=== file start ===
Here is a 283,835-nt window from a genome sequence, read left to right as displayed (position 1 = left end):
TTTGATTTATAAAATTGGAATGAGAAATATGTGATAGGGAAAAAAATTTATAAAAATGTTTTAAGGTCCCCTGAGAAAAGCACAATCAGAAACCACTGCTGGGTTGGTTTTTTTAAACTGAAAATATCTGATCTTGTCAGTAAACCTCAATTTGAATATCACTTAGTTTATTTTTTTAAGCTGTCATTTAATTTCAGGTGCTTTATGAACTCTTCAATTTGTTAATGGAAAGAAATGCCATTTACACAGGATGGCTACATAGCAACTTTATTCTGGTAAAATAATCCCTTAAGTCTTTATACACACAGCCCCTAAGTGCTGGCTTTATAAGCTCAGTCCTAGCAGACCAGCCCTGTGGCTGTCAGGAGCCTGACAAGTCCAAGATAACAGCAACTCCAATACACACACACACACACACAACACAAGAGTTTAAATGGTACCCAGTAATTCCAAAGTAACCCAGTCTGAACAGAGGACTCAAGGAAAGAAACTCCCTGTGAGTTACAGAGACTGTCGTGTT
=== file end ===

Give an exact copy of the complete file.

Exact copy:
Here is a 283,835-nt window from a genome sequence, read left to right as displayed (position 1 = left end):
TTTGATTTATAAAATTGGAATGAGAAATATGTGATAGGGAAAAAAATTTATAAAAATGTTTTAAGGTCCCCTGAGAAAAGCACAATCAGAAACCACTGCTGGGTTGGTTTTTTTAAACTGAAAATATCTGATCTTGTCAGTAAACCTCAATTTGAATATCACTTAGTTTATTTTTTTAAGCTGTCATTTAATTTCAGGTGCTTTATGAACTCTTCAATTTGTTAATGGAAAGAAATGCCATTTACACAGGATGGCTACATAGCAACTTTATTCTGGTAAAATAATCCCTTAAGTCTTTATACACACAGCCCCTAAGTGCTGGCTTTATAAGCTCAGTCCTAGCAGACCAGCCCTGTGGCTGTCAGGAGCCTGACAAGTCCAAGATAACAGCAACTCCAATACACACACACACACACACAACACAAGAGTTTAAATGGTACCCAGTAATTCCAAAGTAACCCAGTCTGAACAGAGGACTCAAGGAAAGAAACTCCCTGTGAGTTACAGAGACTGTCGTGTT